Kenya: Borana Conservancy
In 2013, black rhinos were reintroduced to Borana Conservancy — the first time rhinos had roamed on its land for more than 50 years.
Borana is one of Africa’s newest rhino conservancies, and one of its most successful. It took 15 years of planning and preparations but, in 2013, the team finally successfully relocated 21 Critically Endangered black rhinos from neighbouring Lewa Wildlife Conservancy and Lake Nakuru National Park. This was a huge undertaking, made all the more worthwhile when, soon after the rhinos had settled into their new surroundings, a new rhino calf was born.
Rhino habitat is in short supply
Kenya’s wildlife authorities’ long-term aim to increase the country’s black rhino population to 2,000 animals. As well as the ever-constant threat of illegal poaching for rhino horn, the country has lost rhino habitat to the extent that achieving this population growth would be impossible without creating large-scale new habitats with round-the-clock protection.
Borana Conservancy consists of 32,000 acres of arid grassland in Kenya’s Laikipia region. Borana is named after the native Boran cattle farmed on these lands by herders. Laikipia is famous for its wildlife conservancies, many of which – like Borana – started life as cattle ranches and were converted into wildlife havens and eco-tourism lodges throughout the 20th century. Borana is near to Ol Jogi, Solio Game Reserve and Ol Pejeta, all famous for their rhinos. Its closest neighbour, however, is Lewa which, since the 1980s, has continued to protect a thriving black rhino population.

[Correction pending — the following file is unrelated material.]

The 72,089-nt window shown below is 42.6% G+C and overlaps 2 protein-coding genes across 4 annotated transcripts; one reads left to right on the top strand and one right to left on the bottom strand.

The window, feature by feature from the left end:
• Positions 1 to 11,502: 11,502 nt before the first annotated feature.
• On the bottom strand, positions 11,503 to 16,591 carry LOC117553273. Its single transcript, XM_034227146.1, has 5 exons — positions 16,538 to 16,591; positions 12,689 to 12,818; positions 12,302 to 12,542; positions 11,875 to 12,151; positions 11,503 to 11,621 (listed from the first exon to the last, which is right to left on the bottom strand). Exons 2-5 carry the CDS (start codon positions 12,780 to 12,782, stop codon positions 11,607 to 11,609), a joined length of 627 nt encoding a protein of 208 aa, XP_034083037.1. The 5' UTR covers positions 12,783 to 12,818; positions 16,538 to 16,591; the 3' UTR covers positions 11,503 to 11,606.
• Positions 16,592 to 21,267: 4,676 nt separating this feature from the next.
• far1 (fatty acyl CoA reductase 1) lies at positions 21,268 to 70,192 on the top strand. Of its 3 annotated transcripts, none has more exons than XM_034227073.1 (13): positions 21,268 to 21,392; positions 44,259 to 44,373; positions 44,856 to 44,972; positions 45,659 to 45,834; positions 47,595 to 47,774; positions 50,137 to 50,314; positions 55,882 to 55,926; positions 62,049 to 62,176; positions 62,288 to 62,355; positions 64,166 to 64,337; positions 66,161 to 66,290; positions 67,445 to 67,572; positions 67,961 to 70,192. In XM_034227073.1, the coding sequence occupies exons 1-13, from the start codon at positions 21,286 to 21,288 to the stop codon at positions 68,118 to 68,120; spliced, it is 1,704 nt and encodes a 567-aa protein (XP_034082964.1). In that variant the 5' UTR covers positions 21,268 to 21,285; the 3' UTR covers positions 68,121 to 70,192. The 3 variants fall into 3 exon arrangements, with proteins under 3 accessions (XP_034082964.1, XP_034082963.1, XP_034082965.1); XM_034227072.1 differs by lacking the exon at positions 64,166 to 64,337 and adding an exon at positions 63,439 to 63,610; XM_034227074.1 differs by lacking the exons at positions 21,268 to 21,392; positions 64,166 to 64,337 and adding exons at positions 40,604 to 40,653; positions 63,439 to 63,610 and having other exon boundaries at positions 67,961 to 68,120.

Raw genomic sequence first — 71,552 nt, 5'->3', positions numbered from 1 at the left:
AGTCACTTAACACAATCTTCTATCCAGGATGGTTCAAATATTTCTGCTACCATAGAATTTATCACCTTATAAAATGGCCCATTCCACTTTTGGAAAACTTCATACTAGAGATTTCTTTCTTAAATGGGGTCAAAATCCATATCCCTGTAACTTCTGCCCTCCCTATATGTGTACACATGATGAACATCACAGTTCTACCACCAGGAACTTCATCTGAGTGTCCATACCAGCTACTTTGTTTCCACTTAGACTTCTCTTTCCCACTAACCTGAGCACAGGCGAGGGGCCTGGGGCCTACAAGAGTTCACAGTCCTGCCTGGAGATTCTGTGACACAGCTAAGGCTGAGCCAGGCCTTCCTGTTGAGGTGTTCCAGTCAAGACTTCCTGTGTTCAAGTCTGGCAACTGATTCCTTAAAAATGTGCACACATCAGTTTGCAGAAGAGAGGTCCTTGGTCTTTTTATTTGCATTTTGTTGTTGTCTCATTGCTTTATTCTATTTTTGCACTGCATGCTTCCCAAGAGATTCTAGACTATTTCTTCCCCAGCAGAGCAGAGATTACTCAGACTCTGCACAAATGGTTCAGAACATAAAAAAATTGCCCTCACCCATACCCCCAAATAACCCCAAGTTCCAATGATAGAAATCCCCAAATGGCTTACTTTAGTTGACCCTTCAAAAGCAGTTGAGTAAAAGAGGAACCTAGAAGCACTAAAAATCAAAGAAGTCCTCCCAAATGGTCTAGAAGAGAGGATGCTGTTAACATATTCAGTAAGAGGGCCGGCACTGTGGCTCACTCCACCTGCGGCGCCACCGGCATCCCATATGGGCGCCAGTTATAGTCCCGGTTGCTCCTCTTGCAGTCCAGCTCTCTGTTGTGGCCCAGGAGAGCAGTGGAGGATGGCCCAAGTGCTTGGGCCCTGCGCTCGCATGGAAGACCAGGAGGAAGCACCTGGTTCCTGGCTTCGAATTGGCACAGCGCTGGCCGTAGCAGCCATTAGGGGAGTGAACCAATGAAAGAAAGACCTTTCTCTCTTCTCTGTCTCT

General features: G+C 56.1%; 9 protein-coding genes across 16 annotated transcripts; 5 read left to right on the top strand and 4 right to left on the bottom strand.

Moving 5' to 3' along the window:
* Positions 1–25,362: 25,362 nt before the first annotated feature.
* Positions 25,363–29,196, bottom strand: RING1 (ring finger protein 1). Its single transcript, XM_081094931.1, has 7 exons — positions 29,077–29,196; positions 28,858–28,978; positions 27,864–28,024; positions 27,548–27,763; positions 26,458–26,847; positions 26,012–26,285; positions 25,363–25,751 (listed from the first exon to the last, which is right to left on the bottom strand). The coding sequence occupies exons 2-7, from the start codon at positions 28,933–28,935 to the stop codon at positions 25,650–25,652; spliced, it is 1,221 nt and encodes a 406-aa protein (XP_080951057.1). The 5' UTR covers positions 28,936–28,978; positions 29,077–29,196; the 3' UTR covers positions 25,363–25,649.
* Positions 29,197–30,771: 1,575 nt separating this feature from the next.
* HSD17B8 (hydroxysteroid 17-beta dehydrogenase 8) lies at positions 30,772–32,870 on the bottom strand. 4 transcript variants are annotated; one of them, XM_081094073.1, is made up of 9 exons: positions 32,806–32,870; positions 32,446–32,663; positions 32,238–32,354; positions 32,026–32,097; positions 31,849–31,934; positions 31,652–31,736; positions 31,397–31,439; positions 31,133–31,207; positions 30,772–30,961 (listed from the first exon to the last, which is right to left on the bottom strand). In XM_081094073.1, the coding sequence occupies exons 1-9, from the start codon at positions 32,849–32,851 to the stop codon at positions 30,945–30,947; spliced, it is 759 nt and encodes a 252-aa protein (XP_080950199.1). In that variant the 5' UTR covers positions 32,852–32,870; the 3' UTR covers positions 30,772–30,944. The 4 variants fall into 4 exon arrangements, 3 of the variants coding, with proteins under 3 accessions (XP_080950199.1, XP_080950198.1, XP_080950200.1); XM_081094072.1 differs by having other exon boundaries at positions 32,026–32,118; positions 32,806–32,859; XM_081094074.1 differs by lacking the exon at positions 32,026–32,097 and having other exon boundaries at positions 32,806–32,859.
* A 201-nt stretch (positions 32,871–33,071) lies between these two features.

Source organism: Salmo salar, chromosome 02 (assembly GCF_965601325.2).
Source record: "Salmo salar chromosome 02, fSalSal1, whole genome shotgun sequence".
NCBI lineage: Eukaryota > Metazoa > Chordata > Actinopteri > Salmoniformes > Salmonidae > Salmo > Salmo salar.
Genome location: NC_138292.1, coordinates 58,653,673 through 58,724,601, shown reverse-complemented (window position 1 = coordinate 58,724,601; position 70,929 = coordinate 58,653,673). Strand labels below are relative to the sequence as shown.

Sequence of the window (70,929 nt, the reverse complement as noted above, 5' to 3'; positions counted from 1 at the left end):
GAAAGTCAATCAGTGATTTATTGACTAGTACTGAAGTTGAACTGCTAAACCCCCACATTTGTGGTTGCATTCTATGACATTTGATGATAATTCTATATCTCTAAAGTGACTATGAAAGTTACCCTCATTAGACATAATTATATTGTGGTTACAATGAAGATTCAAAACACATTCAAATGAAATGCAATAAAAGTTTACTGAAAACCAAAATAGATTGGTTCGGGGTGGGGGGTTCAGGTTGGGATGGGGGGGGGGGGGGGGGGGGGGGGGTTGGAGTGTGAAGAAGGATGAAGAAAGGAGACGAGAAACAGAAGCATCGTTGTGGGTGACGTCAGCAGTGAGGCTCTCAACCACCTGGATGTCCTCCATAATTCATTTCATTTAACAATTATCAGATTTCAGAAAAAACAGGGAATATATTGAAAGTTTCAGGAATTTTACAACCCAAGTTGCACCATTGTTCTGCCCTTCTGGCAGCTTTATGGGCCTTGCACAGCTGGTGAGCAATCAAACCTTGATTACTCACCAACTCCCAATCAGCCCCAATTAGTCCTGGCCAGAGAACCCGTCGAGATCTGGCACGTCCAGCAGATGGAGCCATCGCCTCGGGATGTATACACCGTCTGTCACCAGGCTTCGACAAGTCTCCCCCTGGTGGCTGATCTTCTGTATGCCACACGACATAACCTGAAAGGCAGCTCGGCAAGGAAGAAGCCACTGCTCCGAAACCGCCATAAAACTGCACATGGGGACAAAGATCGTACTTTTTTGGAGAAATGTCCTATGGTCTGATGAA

In 2013, the dividing fence between Lewa and Borana was taken down to open up a combined 94,000 new sanctuary, connecting the neighbouring ecosystems and providing enough space to continue to ensure Kenya’s rhino population can continue to grow.
Like all rhino conservation projects, the team at Borana have to manage and monitor the population and provide veterinary care if a rhino or calf is sick or injured. And, to counter the threat of poaching, they need to invest in security including rangers.
Poaching and other threats
Making sure Conservancies have no leaks from their employees, and also that local communities living nearby don’t share information with poachers, but instead tell rangers about any suspicious activity, is of utmost importance.
Furthermore, the Laikipia region has suffered from drought and political instability in recent times, particularly in election years. Cattle are of huge importance to local communities dependent on livestock for the local economy. Grazing land is in short supply, and tensions amongst different ethnic and political groups have flared.
Against this backdrop, Borana is one of many wildlife havens that actively works with neighbouring communities to allow managed grazing within the Conservancy, thus generating income for the herders and a small share in profits from livestock sales for Borana, while the cattle dung enriches the grassland for all species.
How your support helps
Save the Rhino’s support has focused on helping keep rangers at Borana safe and motivated – both for their own welfare whilst working under tough conditions – but also for the welfare of the rhinos they protect.
Save the Rhino funds equipment to help rangers – from the basics like better backpacks and boots – to training and new ranger accommodation to provide some comfort after long days out on patrol.
We also fund the Rhino Dog Squad, units of tracking and detection dogs based at Lewa Wildlife Conservancy, Ol Jogi and Ol Pejeta Conservancies, which not only help catch poachers but have also been deployed to find lost children and stolen livestock or property.
Kenya has tightened its wildlife laws and started taking rhino poaching and the illegal trafficking of rhino horn much more seriously. Some good convictions have seen poachers sentenced to many years in prison. With your help, the team at Borana can have the best chance possible to stop the crime before it happens – and, when it does, ensure poachers feel the full force of the law.